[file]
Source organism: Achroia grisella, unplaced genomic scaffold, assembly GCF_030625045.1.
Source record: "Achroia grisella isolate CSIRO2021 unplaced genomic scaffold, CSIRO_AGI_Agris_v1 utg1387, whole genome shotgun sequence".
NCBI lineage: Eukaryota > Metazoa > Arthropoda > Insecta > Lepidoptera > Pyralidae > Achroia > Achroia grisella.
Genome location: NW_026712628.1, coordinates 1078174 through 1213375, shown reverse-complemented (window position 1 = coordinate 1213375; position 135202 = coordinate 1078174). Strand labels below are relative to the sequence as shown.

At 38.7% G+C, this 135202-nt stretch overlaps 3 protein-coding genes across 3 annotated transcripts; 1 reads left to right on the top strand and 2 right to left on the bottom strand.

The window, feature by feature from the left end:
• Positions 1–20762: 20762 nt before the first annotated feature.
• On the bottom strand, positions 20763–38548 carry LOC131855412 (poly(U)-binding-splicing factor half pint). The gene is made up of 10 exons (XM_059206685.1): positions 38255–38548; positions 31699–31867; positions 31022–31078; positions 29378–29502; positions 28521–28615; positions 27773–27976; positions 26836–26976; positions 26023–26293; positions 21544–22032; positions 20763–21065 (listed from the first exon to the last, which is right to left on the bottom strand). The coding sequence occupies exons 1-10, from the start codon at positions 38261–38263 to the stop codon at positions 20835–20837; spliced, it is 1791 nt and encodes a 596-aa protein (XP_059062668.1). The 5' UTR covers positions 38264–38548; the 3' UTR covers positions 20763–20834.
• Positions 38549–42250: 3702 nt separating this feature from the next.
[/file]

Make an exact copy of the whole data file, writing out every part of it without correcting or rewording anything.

Source organism: Achroia grisella, unplaced genomic scaffold, assembly GCF_030625045.1.
Source record: "Achroia grisella isolate CSIRO2021 unplaced genomic scaffold, CSIRO_AGI_Agris_v1 utg1387, whole genome shotgun sequence".
NCBI lineage: Eukaryota > Metazoa > Arthropoda > Insecta > Lepidoptera > Pyralidae > Achroia > Achroia grisella.
Genome location: NW_026712628.1, coordinates 1078174 through 1213375, shown reverse-complemented (window position 1 = coordinate 1213375; position 135202 = coordinate 1078174). Strand labels below are relative to the sequence as shown.

At 38.7% G+C, this 135202-nt stretch overlaps 3 protein-coding genes across 3 annotated transcripts; 1 reads left to right on the top strand and 2 right to left on the bottom strand.

The window, feature by feature from the left end:
• Positions 1–20762: 20762 nt before the first annotated feature.
• On the bottom strand, positions 20763–38548 carry LOC131855412 (poly(U)-binding-splicing factor half pint). The gene is made up of 10 exons (XM_059206685.1): positions 38255–38548; positions 31699–31867; positions 31022–31078; positions 29378–29502; positions 28521–28615; positions 27773–27976; positions 26836–26976; positions 26023–26293; positions 21544–22032; positions 20763–21065 (listed from the first exon to the last, which is right to left on the bottom strand). The coding sequence occupies exons 1-10, from the start codon at positions 38261–38263 to the stop codon at positions 20835–20837; spliced, it is 1791 nt and encodes a 596-aa protein (XP_059062668.1). The 5' UTR covers positions 38264–38548; the 3' UTR covers positions 20763–20834.
• Positions 38549–42250: 3702 nt separating this feature from the next.